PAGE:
To limit the checks modularize does to just the module map coverage check, use the -coverage-check-only option.

For example:

modularize -coverage-check-only module.modulemap


## Module Map Generation¶

If you specify the -module-map-path=<module map file>, modularize will output a module map based on the input header list. A module will be created for each header. Also, if the header in the header list is a partial path, a nested module hierarchy will be created in which a module will be created for each subdirectory component in the header path, with the header itself represented by the innermost module. If other headers use the same subdirectories, they will be enclosed in these same modules also.

For example, for the header list:

SomeTypes.h
SomeDecls.h
SubModule2.h


The following module map will be generated:

// Output/NoProblemsAssistant.txt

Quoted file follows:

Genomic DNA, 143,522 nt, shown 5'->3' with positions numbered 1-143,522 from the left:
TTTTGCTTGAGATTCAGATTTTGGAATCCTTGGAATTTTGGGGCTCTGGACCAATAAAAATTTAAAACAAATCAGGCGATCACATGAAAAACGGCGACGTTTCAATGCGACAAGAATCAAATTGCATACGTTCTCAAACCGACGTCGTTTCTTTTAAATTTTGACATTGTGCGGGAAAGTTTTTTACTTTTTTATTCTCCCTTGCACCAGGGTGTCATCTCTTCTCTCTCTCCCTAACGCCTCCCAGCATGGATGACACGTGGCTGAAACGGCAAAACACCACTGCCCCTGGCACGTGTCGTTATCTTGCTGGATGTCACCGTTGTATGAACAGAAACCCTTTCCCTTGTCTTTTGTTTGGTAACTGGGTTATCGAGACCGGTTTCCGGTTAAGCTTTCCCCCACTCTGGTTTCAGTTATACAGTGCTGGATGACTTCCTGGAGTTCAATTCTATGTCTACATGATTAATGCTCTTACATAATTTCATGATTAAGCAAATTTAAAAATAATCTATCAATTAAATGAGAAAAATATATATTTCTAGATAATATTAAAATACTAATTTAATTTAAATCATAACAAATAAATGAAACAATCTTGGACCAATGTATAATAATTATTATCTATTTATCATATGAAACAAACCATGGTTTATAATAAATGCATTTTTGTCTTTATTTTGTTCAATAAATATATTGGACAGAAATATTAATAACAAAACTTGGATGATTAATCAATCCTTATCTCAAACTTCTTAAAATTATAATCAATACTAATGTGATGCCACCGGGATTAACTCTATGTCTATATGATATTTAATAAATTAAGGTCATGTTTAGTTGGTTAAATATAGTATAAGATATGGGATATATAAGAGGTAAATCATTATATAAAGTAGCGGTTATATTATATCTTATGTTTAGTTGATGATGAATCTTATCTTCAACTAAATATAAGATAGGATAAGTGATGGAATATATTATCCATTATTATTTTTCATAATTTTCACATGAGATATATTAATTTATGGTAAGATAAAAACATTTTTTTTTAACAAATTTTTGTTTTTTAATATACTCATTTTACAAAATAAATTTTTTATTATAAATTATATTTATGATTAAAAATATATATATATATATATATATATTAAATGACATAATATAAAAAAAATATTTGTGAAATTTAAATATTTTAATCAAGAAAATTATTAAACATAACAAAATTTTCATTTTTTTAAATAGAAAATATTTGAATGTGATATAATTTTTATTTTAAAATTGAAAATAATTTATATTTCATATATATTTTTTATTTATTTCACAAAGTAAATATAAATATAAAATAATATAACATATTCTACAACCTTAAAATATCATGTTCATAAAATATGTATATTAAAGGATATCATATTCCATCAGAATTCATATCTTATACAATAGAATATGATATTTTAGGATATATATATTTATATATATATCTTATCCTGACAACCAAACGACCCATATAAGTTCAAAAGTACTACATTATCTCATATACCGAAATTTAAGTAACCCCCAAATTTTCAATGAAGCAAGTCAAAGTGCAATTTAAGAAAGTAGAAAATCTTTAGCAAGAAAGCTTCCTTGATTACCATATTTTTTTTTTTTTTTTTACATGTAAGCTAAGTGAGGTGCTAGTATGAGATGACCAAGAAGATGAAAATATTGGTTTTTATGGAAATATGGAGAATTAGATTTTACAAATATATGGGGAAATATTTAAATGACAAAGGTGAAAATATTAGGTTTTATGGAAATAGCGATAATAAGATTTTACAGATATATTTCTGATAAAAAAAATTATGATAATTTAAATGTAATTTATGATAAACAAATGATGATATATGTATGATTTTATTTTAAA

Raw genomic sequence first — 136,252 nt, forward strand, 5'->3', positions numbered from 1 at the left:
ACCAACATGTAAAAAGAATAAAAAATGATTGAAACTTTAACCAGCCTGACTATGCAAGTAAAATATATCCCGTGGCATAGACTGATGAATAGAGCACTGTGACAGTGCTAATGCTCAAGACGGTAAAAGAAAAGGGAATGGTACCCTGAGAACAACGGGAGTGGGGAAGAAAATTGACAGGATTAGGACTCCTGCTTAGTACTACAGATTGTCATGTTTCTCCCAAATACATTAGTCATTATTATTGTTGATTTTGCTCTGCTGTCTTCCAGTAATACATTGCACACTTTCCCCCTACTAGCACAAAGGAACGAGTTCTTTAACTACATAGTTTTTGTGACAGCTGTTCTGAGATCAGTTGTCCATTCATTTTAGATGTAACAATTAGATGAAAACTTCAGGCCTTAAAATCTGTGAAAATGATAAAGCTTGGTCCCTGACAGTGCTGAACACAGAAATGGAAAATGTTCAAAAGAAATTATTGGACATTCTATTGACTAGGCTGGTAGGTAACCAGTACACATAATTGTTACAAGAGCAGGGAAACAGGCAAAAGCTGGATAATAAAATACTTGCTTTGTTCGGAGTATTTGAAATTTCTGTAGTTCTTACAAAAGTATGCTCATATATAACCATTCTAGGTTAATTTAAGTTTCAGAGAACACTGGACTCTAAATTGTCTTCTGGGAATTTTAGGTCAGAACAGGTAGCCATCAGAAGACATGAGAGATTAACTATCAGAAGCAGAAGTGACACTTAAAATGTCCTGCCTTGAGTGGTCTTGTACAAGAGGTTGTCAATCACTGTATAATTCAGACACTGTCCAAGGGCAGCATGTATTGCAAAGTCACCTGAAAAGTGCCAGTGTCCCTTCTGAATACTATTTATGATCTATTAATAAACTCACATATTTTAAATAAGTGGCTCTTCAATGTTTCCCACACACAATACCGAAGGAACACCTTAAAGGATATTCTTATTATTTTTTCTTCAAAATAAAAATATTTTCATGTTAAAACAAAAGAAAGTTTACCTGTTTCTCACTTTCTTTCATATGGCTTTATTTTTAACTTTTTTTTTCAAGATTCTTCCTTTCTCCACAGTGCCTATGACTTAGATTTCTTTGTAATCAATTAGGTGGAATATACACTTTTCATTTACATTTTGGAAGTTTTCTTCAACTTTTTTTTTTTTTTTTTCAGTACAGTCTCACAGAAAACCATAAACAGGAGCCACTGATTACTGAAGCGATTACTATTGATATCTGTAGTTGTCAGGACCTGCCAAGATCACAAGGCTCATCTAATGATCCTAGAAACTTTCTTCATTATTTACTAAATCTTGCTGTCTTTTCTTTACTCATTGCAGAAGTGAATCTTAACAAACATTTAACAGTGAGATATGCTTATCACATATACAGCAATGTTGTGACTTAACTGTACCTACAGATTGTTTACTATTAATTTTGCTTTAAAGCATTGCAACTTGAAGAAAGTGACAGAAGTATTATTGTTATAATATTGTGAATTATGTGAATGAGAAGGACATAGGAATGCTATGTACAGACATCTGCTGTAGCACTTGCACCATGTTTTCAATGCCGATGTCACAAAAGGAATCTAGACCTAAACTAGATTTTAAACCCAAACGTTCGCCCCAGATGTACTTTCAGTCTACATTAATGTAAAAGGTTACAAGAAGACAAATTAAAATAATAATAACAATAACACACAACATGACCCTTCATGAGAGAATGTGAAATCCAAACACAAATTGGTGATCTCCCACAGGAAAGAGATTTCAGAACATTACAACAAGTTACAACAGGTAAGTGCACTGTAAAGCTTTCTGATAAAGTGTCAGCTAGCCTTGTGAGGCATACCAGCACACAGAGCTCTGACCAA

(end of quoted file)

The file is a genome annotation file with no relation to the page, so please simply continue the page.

// Generated by: modularize -module-map-path=Output/NoProblemsAssistant.txt \
-root-module=Root NoProblemsAssistant.modularize

module SomeTypes {
export *
}
module SomeDecls {
export *
}
module SubModule1 {
export *
}
export *
}
}
module SubModule2 {
export *
}
export *
}
export *
}


An optional -root-module=<root-name> option can be used to cause a root module to be created which encloses all the modules.

An optional -problem-files-list=<problem-file-name> can be used to input a list of files to be excluded, perhaps as a temporary stop-gap measure until problem headers can be fixed.

For example, with the same header list from above:

// Output/NoProblemsAssistant.txt
// Generated by: modularize -module-map-path=Output/NoProblemsAssistant.txt \
-root-module=Root NoProblemsAssistant.modularize

module Root {
module SomeTypes {
export *
}
module SomeDecls {
export *
}
module SubModule1 {
export *
}
export *
}
}
module SubModule2 {
export *
}

The module map format defines some keywords which can’t be used in module names. If a header has one of these names, an underscore (‘_’) will be prepended to the name. For example, if the header name is header.h, because header is a keyword, the module name will be _header. For a list of the module map keywords, please see: Lexical structure